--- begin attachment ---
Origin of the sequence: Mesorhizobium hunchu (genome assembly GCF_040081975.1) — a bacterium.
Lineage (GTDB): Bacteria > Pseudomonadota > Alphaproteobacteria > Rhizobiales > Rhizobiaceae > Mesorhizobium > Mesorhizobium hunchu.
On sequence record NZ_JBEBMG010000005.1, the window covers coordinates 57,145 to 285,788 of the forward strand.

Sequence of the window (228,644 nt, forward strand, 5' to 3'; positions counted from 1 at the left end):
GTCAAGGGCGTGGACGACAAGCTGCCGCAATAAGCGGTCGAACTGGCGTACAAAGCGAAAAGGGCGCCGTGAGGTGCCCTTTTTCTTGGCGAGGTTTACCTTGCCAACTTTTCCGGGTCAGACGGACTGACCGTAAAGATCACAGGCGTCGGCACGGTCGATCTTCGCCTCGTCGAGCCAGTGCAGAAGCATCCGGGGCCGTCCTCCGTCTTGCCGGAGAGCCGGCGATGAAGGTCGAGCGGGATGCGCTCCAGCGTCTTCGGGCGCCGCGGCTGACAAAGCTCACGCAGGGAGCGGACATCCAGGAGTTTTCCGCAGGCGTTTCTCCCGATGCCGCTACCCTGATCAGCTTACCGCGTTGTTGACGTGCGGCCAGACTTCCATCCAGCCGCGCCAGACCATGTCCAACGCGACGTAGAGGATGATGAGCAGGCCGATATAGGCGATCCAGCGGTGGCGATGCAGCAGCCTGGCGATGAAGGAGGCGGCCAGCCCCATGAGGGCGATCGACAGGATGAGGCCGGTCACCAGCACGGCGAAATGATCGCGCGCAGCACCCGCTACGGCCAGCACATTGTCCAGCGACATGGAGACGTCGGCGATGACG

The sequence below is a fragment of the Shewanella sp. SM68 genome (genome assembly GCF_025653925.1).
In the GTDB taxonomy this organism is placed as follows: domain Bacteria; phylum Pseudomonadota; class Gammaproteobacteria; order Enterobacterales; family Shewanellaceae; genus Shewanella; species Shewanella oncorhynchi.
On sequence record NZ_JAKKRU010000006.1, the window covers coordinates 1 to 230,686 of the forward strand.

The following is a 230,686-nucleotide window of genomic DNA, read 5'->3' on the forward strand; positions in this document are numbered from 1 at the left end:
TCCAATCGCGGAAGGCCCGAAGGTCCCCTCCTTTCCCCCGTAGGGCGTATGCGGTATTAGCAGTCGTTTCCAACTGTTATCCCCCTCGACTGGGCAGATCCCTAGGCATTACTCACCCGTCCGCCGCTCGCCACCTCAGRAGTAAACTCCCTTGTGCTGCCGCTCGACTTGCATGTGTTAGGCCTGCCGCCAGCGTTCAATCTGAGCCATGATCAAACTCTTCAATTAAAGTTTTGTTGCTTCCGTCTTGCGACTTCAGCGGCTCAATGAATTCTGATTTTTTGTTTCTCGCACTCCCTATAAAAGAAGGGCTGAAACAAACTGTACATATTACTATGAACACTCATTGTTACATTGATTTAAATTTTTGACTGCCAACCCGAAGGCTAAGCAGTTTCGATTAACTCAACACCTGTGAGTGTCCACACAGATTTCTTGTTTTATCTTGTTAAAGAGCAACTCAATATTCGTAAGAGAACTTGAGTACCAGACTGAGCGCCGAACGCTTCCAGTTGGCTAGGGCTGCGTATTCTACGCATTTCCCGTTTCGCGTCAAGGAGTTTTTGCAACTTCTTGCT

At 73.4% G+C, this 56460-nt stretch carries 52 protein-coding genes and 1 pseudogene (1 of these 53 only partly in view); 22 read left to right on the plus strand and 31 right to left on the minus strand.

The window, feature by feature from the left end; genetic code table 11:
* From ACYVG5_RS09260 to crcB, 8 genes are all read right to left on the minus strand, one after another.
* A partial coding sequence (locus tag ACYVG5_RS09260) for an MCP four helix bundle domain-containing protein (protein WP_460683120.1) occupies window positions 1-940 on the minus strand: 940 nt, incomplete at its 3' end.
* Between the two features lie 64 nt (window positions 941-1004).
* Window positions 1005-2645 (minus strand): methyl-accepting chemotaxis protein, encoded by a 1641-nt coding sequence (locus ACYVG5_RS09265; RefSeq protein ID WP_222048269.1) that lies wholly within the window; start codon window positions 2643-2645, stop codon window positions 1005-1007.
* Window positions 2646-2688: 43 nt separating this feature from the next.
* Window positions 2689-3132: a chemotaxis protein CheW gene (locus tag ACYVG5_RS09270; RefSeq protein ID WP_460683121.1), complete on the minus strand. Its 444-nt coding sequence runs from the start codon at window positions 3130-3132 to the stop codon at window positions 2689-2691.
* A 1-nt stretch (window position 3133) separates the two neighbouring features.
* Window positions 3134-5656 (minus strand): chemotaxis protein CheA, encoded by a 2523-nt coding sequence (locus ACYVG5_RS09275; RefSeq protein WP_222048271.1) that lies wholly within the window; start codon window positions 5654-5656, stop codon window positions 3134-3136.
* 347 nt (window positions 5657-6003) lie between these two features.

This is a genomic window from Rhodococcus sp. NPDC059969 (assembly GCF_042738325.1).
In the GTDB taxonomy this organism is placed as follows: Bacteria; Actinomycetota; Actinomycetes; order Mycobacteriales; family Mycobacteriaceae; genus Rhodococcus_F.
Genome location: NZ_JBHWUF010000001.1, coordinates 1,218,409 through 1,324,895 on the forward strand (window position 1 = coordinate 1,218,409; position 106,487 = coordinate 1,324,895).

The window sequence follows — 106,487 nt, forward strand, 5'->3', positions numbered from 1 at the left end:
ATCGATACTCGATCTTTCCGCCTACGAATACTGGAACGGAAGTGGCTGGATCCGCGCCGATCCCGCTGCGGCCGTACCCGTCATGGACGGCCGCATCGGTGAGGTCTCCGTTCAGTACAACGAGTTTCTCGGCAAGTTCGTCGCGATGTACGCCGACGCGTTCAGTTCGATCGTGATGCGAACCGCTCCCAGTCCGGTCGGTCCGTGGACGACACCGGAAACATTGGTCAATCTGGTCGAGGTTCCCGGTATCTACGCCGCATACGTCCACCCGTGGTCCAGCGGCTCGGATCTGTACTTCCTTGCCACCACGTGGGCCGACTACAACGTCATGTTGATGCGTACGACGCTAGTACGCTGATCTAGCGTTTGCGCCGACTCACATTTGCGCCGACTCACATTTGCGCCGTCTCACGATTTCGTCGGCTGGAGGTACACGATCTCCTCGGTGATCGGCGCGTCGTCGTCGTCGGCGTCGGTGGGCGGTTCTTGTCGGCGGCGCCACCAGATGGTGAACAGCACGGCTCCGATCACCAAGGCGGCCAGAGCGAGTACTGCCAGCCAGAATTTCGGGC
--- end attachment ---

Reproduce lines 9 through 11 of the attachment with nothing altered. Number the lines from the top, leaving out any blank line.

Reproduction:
The following is a 230,686-nucleotide window of genomic DNA, read 5'->3' on the forward strand; positions in this document are numbered from 1 at the left end:
TCCAATCGCGGAAGGCCCGAAGGTCCCCTCCTTTCCCCCGTAGGGCGTATGCGGTATTAGCAGTCGTTTCCAACTGTTATCCCCCTCGACTGGGCAGATCCCTAGGCATTACTCACCCGTCCGCCGCTCGCCACCTCAGRAGTAAACTCCCTTGTGCTGCCGCTCGACTTGCATGTGTTAGGCCTGCCGCCAGCGTTCAATCTGAGCCATGATCAAACTCTTCAATTAAAGTTTTGTTGCTTCCGTCTTGCGACTTCAGCGGCTCAATGAATTCTGATTTTTTGTTTCTCGCACTCCCTATAAAAGAAGGGCTGAAACAAACTGTACATATTACTATGAACACTCATTGTTACATTGATTTAAATTTTTGACTGCCAACCCGAAGGCTAAGCAGTTTCGATTAACTCAACACCTGTGAGTGTCCACACAGATTTCTTGTTTTATCTTGTTAAAGAGCAACTCAATATTCGTAAGAGAACTTGAGTACCAGACTGAGCGCCGAACGCTTCCAGTTGGCTAGGGCTGCGTATTCTACGCATTTCCCGTTTCGCGTCAAGGAGTTTTTGCAACTTCTTGCT

At 73.4% G+C, this 56460-nt stretch carries 52 protein-coding genes and 1 pseudogene (1 of these 53 only partly in view); 22 read left to right on the plus strand and 31 right to left on the minus strand.